With the number of people hospitalized with coronavirus rising recently, the state marked two weeks Wednesday since the Wisconsin Supreme Court lifted the statewide stay-home order. But officials aren’t linking the two just yet.
As of Wednesday, 413 coronavirus patients were hospitalized in Wisconsin. Fewer than 300 were hospitalized in early May.
And an additional 335 people are hospitalized while awaiting coronavirus test results, surpassing the previous high of 295, in early April.
“I think we would not feel confident saying that on the two-week anniversary, we are attributing increases to the lifting of Safer at Home, but we certainly will continue to track the data,” Andrea Palm, secretary of the state Department of Health Services, told reporters.
She urged people to maintain physical distancing to “keep the curve flat, to help continue to protect the people of this state, particularly those that are most vulnerable.”
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The state set new records for the largest single-day increases in coronavirus deaths, cases and tests Wednesday. Another 22 deaths were added to the state’s count, bringing it to 539. The previous single-day high was 19, on April 4 and April 28.
Newly confirmed cases in Wisconsin totaled 599, breaking the record of 528 set a week earlier. The state reported a record 10,330 new test results Wednesday, and the percentage of Wednesday’s newly reported tests that came back positive for the coronavirus was lower, at 5.8%.
“All 599 cases that were diagnosed today resulted from a person being in close contact with another person who had the infection,” said Ryan Westergaard, the chief medical officer at the Department of Health Services. “And that’s the only thing we can say with certainty.”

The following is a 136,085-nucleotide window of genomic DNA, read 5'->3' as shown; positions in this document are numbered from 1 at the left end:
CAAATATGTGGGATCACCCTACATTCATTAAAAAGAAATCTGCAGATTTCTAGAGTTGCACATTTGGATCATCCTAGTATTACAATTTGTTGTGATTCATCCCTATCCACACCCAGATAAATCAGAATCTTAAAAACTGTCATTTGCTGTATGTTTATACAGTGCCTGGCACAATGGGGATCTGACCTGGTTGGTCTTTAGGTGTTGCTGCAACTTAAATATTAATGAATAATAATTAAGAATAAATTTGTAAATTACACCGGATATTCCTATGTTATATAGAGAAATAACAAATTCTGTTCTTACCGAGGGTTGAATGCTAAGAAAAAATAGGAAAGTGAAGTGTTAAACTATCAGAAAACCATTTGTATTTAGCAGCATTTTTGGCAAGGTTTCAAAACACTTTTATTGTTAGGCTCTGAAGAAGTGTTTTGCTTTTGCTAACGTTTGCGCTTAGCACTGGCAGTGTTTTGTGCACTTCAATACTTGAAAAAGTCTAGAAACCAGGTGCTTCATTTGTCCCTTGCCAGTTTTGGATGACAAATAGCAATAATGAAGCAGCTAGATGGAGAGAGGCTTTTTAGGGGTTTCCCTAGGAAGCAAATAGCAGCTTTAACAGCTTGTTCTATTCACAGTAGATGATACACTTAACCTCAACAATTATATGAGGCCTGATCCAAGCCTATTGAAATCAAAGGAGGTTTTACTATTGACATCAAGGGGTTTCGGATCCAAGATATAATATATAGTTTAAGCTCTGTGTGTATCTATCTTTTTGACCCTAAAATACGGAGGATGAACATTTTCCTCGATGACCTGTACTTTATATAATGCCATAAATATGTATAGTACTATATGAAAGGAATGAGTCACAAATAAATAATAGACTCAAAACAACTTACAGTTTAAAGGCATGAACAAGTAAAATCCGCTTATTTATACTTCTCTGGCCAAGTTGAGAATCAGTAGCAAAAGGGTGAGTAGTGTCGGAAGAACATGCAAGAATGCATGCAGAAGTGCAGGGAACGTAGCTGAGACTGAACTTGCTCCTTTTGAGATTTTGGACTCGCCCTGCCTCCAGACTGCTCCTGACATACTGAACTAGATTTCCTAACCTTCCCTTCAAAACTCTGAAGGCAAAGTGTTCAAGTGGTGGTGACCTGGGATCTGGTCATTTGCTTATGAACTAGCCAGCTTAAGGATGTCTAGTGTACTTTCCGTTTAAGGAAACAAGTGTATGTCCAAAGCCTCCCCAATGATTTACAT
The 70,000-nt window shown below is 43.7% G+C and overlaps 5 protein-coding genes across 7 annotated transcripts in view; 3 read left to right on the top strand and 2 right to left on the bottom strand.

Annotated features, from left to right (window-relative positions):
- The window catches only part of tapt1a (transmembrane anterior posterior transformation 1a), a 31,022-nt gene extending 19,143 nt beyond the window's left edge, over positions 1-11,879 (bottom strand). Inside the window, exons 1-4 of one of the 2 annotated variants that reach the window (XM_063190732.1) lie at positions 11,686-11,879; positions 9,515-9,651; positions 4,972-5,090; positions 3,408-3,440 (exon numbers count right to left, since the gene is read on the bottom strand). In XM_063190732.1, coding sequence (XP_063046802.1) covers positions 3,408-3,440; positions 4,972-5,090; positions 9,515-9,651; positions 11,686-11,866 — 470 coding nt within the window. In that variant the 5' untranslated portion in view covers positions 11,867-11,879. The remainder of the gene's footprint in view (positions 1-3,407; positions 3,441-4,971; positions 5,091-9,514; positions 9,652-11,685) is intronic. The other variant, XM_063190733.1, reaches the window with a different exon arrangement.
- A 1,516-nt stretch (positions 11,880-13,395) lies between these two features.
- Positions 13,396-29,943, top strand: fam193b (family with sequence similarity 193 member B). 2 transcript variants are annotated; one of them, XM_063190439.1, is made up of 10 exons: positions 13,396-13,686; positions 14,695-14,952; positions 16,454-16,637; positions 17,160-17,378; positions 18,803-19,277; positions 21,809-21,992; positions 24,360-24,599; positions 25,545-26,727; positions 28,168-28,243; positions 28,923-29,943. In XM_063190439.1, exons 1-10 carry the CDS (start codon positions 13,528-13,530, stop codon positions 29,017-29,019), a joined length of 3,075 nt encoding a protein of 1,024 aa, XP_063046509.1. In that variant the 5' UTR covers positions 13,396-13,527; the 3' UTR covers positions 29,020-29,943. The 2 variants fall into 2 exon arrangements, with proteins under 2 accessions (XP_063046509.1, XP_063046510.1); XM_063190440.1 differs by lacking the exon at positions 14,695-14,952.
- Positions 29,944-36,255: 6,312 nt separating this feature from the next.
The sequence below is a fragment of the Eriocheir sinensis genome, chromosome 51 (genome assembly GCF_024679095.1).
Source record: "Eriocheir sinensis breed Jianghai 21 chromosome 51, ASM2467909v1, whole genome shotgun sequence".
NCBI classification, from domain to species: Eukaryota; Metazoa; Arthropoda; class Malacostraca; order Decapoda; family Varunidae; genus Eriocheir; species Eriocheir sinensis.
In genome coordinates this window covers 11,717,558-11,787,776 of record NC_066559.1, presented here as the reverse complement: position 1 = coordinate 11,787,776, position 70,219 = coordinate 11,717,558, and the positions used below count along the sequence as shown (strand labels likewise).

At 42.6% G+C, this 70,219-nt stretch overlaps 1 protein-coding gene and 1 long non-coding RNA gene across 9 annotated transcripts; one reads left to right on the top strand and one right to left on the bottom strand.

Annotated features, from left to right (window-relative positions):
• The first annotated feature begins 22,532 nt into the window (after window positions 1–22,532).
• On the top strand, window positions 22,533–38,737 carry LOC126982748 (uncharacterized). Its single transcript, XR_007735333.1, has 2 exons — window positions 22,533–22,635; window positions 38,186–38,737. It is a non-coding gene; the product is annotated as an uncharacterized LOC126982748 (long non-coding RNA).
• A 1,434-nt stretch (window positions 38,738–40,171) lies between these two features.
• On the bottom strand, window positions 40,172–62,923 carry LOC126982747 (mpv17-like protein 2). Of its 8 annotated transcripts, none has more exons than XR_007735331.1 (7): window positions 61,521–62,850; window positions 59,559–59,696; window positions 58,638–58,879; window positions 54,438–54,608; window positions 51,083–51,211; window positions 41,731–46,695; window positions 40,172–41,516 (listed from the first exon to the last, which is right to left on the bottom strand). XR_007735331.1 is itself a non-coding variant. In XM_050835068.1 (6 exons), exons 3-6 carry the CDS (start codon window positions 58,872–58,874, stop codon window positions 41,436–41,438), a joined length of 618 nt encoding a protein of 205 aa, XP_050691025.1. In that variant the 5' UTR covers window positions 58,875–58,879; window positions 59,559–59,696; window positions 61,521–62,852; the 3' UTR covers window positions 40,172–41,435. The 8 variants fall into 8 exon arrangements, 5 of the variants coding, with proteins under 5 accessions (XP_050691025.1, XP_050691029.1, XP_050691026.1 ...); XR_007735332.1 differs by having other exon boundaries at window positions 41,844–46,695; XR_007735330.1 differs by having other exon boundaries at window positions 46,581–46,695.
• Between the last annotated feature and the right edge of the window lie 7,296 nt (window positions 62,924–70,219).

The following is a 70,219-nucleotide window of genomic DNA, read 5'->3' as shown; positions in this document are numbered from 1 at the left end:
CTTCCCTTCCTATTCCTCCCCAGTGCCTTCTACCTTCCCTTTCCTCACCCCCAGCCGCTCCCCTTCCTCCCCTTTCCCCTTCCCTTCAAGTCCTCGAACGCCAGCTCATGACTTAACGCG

“We obviously are concerned about outbreaks and hot spots around the state,” Palm said. “We are concerned about the increase — the slight increase in hospitalizations — that we’re seeing in some parts of the state.”
Most of the COVID-19 patients in the state are in southeastern Wisconsin, which on Wednesday reported 290 people currently hospitalized with coronavirus.
Ben Weston, director of medical services in the Milwaukee County Office of Emergency Management, noted an upward trend in COVID-19 hospitalizations in Milwaukee County over the past two weeks, from 146 on May 14 to 205 on Tuesday.
The figure dropped to 180 on Wednesday, but it’s a concerning trend overall, he said — one that reminds us the coronavirus is spreading, even as restrictions are eased.
“It’s still here,” Weston said. “It’s just as much if not probably more here than it was back when we had stay-at-home orders. All that’s changed is the orders and the law that surrounds it.”
Clusters of new cases
A few clusters of new cases emerged around the state.
At the Waupun Correctional Institution, nearly 44% of inmates tested so far have been positive for coronavirus after testing began Tuesday, according to the Department of Corrections website. As of Wednesday, 32 inmates at the overcrowded prison have tested positive. Seven staff members at Waupun had informed the corrections department of positive test results obtained off duty, according to the website.